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Fiction in Cumbria

After living in Oxfordshire my whole live, Royal Navy service apart, I’m now about to move to Cumbria on the North West coast of England. The change of scene has got me thinking about the fiction that has been, and still is being, created in the area I’m moving to.

cumbria_map

 

One of the most famous authors to have lived in Cumbria was poet William Wordsworth (7 April 1770 – 23 April 1850) .William Wordsworth He was born in a village called Cockermouth and then later lived in Grasmere with his wife and children. His most famous collection of poems (The Prelude) wasn’t published until after his death by his wife, Mary. At the time, very little was thought of these poems, but since then they have been considered some of his best work. Visitors to the area can go to both the house he was born in, and the cottage he lived in as an adult. Continue reading

Pick of the Author Blogs

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This week I’m rounding up the top 10 author blogs that I’m subscribed to and/or read regularly. They all offer a great variety of content whilst letting readers get to know the authors and their books.

Maggie James Fiction2nd captive
This week my author friend Maggie James asks her readers who their favourite fictional psychopath is. Maggie loves writing her bad guys and wants readers opinions on who the best bad guys are and why. She’s going to pick one lucky person to receive a free ebook copy of her current novel, The Second Captive. So, head over to Maggie’s blog and tell her what you think!

 

 

Ancestry Author. In The Blood
Steve Robinson is very pleased to inform his readers that his first two books are about to be translated into Czech after the first one has also been translated into German – congratulations Steve. He also updates his readers on the progress on his 5th book in the Jefferson Tayte series. If you have Steve’s books, who do you imagine Jefferson to look like? Let Steve know, there’s a signed book up for grabs.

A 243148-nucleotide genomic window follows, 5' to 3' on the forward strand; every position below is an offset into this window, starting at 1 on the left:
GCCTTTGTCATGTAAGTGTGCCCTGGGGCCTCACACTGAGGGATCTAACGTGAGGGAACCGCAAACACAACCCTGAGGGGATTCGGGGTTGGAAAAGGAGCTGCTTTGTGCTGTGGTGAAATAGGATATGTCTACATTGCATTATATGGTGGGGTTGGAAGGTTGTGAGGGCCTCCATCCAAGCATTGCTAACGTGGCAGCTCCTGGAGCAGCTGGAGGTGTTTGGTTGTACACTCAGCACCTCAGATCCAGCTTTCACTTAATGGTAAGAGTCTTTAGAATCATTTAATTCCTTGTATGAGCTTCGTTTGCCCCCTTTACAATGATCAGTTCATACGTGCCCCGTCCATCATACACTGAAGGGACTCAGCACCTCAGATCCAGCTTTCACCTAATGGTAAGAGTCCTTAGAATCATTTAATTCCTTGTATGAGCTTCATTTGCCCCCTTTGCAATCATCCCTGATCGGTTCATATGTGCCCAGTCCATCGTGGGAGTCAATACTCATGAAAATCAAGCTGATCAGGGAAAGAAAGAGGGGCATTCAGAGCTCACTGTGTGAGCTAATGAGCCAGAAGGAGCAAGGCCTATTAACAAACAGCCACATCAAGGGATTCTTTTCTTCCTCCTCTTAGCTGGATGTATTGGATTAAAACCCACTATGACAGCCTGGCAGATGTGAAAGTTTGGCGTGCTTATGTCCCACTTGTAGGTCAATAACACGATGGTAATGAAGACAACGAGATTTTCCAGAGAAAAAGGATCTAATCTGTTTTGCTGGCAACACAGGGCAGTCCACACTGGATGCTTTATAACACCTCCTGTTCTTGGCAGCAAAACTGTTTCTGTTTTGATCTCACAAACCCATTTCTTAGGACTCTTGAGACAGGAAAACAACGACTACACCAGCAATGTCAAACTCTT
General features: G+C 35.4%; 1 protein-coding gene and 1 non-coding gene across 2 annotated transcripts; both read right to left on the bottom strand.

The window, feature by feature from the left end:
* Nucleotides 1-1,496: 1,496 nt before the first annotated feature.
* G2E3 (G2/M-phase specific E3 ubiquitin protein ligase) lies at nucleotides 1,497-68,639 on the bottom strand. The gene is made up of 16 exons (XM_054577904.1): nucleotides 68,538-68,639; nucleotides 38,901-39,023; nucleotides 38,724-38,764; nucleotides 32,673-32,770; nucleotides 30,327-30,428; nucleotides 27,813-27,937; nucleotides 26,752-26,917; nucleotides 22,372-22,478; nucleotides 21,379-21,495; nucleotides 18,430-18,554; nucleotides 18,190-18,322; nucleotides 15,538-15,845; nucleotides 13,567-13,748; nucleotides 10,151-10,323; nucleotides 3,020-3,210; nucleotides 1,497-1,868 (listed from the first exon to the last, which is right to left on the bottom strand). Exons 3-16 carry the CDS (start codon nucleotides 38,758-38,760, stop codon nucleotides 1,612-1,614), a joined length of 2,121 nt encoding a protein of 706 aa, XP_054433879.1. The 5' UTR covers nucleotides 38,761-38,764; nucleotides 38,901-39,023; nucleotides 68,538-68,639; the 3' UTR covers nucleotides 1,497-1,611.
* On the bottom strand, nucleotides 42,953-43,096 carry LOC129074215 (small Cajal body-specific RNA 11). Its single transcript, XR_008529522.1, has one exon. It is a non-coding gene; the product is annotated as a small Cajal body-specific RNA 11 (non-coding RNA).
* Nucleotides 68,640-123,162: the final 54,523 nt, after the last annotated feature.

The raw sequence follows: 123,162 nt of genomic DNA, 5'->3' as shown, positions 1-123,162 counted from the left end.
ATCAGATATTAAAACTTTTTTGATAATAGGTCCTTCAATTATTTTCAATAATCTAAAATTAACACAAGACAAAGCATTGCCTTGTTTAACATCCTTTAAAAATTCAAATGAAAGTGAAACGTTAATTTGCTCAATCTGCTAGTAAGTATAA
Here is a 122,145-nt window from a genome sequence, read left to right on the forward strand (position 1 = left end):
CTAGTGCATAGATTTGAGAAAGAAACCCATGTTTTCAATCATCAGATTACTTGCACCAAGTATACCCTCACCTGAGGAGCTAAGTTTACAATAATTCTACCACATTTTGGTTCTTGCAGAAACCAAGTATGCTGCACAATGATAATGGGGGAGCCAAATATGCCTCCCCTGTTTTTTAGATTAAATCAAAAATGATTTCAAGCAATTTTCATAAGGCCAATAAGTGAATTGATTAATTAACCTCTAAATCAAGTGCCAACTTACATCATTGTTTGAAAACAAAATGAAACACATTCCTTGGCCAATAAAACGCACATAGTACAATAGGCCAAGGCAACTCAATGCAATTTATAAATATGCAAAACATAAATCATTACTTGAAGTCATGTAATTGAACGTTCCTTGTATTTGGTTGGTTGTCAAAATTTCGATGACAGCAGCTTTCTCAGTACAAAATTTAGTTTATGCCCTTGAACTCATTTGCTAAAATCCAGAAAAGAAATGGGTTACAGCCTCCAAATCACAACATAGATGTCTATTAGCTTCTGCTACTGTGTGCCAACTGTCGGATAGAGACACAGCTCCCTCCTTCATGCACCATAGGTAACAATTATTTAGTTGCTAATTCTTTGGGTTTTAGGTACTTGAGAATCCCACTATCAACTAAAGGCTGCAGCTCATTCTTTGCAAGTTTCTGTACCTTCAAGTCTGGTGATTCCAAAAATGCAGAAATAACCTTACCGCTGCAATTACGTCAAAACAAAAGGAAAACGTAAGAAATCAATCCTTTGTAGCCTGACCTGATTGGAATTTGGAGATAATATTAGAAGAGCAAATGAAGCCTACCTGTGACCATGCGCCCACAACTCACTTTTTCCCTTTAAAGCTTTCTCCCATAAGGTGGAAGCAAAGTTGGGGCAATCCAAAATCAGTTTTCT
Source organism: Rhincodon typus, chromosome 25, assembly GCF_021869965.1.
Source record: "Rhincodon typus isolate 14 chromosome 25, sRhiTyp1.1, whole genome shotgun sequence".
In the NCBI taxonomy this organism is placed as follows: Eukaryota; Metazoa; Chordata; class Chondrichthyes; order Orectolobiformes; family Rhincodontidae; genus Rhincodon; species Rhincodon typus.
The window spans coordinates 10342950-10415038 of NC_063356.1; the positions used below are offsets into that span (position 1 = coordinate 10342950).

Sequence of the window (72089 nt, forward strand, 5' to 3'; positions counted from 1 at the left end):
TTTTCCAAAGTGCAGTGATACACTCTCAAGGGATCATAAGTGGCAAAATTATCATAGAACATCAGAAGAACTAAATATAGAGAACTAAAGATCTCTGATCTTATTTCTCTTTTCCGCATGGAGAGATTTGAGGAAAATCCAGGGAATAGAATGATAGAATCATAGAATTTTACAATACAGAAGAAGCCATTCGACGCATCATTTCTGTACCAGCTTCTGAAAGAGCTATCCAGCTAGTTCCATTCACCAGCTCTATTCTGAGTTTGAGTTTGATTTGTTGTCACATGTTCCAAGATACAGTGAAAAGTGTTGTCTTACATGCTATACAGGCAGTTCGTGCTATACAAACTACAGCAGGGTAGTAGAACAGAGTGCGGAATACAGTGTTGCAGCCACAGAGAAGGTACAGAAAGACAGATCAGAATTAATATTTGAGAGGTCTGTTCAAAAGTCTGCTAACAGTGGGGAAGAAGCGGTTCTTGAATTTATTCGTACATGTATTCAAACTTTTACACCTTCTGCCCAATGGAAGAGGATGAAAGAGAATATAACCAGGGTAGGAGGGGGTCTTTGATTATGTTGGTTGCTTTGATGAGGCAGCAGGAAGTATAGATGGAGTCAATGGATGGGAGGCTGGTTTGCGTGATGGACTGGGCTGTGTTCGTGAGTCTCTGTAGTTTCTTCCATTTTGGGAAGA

Tales of The NeverwarClaude the dragon
Colin Rutherford is currently working on the third in his series, Tales of The Neverwar. Dragons feature throughout the series and an imaginary one named Claude writes Colin’s blog. Claude discusses Colin’s writing progress and reviews books for him. Claude has a fiery sense of humour and he writes a very entertaining blog.

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We Are Not Amused

– ‘Biting my truant pen, beating myself for spite: Fool! Said my muse to me, look in thy heart and write.’ – Philip Sidney

muse-on-beach-finished It’s Monday morning, it’s raining, it’s cold, and I’m sitting at my desk with a blank screen on my PC and a blank look on my face. I wait in vain for inspiration to come and grab me by the… imagination. Where is my muse when I need him the most? Probably sitting on a beach somewhere, topping up his suntan and watching the world go by while I sit here abandoned and all alone.

So what to do on those days when you’re struggling to write anything at all? Perhaps this piece of advice from Dorothea Brande might help. First off, try getting up a little earlier than normal and begin writing as soon as possible. Don’t talk, don’t read anything, just write down the first thing that comes into your head. It might be last night’s dream, or perhaps a conversation from yesterday, but get it down on paper. Write rapidly and without giving any attention to the value of what you are writing. This is a training exercise in writing in the twilight zone between sleep and the full waking state. Forget that you have any critical facility. The unconscious mind is in the ascendant, so leave it free to rise. Continue reading